After wet cleaning the placemat was blocked, held in place with pins to dry straight.
The pieces that MTS conserved were a little more complex; instead of darning onto an existing net mesh, they were executed in filet crochet, which has a similar visual effect. One of the ways to tell the difference is to look at how the edges are done. Needlecraft Magazine explains how to finish the edges of the square mesh net that forms the base of the work by turning the edges under and hemming them. However, in the piece we treated, the edges have a crochet scalloped finish. Perhaps Needlecraft magazine would not have recommended crochet filet “for the woman who has only a little time,” but the effect is quite delicate.
Filet place mat after mounting and conservation framing.
These place mats were made by the owner’s grandmother. They came to us quite stained, and we washed them in Sodium Borohydride, an effective and gentle method of bleaching. At the completion of the project, the owner kept four of the place mats as they are, and had two of the place mats framed to give to her children.
Looking through Needlecraft Magazine is a blast from the past, and is also a reminder of the timelessness of so many of the textile arts that we are fortunate to conserve at MTS.
At the dawn of the 19th century, a young English woman by the name of Miss Grimshaw created a self portrait out of precious silk and watercolors. In the tradition of memorial embroideries of that time period, a piece of thin silk was first painted, then backed with a stiffer cotton, and finally embroidered through both layers.
Miss Grimshaw's portrait before conservation
The textile underwent quite a journey before arriving at Museum Textile Services. It was brought to America by Miss Grimshaw's son, D. Grimshaw, in 1838. This may be when the embroidery was placed in an ornate fluted frame over a wood board. Later, a paper mat with an oval cut-out was glued directly on top of the painted silk. The frame was again disturbed in the 20th century, as evidenced by some scotch tape holding the layers of board together.
Before conservation, the textile was acidified and brittle from age and contact with the wood board. The frame was weak, had been overpainted, and was losing its plaster.
The first step was to unframe and disassemble the embroidery to get to its core components. What we found inside was a layer of impossibly-fragile silk being held together entirely by the stitching and paint.
Reverse of embroidery
The silk to which the cardboard mat was glued had long since separated from the center. This allowed the mat to be lifted off, leaving behind a rough oval of silk and silk embroidery threads. Cracks were present in the painted areas and some chunks of silk had detached, revealing the cotton backing fabric.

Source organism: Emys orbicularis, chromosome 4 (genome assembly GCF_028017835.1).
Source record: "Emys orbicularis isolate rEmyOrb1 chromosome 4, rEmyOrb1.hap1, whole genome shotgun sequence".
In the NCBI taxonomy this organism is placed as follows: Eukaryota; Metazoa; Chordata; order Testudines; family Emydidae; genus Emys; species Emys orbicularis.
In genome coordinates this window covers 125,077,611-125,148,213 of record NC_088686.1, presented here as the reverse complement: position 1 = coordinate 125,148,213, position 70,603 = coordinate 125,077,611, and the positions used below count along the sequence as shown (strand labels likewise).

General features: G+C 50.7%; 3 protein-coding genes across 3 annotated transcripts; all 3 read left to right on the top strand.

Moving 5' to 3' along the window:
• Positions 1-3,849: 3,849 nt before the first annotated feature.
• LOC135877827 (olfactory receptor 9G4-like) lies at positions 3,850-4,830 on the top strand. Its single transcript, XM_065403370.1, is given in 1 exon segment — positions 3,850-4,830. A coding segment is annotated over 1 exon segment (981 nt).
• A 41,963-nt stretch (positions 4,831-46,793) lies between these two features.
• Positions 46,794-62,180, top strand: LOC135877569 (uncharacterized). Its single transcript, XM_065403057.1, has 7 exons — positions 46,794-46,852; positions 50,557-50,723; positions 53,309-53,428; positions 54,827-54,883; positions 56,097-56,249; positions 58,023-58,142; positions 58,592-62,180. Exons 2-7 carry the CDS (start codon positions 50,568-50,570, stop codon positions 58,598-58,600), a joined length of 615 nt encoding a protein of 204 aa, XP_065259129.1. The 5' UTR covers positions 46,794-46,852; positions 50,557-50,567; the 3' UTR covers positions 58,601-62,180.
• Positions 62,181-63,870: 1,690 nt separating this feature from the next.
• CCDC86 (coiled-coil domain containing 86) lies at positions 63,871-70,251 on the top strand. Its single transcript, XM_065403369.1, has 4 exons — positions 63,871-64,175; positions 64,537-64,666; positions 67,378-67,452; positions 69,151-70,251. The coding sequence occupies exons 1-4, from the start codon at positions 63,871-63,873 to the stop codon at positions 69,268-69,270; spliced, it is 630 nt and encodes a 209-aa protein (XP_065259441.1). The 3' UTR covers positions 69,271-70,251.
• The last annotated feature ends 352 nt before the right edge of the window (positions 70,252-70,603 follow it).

Damage to the painted silk along the right side
The proposed treatment was an aggressive one; lining the back of the silk was not possible because the embroidery stitching passes through both the silk and the cotton backing fabric. Instead, a sheer conservation fabric treated with an adhesive film would have to be placed on top of the embroidery to ensure the self portrait remained intact. Adhesive treatments of this kind are not reversible, so they are used only when other treatment options are exhausted.
Printed silk being inserted behind losses
Before the sheer overlay went on, losses in the silk were addressed using a unique procedure. A photograph of the intact foliage on the left side of the image was flipped horizontally in Photoshop to match the foliage on the right side of the picture. This reverse image was then printed on silk fabric using a color laser printer. (Print-on fabric is available at http://www.dharmatrading.com
Damaged area after compensation and adhesive overlay, and before new mat was applied
The new silk was placed carefully underneath the shattered edges of the textile to camouflage losses. The adhesive overlay was then completed, locking the old and new layers together. The embroidery was hand stitched to a fabric-covered archival mat board.
Miss Grimshaw's self portrait after conservation
A computer-cut oval mat was provided by our frame supplier and a new fluted frame was found that matches the old one almost perfectly. The textile was framed and the frame was sealed with Marvelseal barrier film.
Now that this fragile piece of history has been stabilized and preserved, it lives on to be enjoyed by its owner, Miss Grimshaw's great-great-great-great-great granddaughter!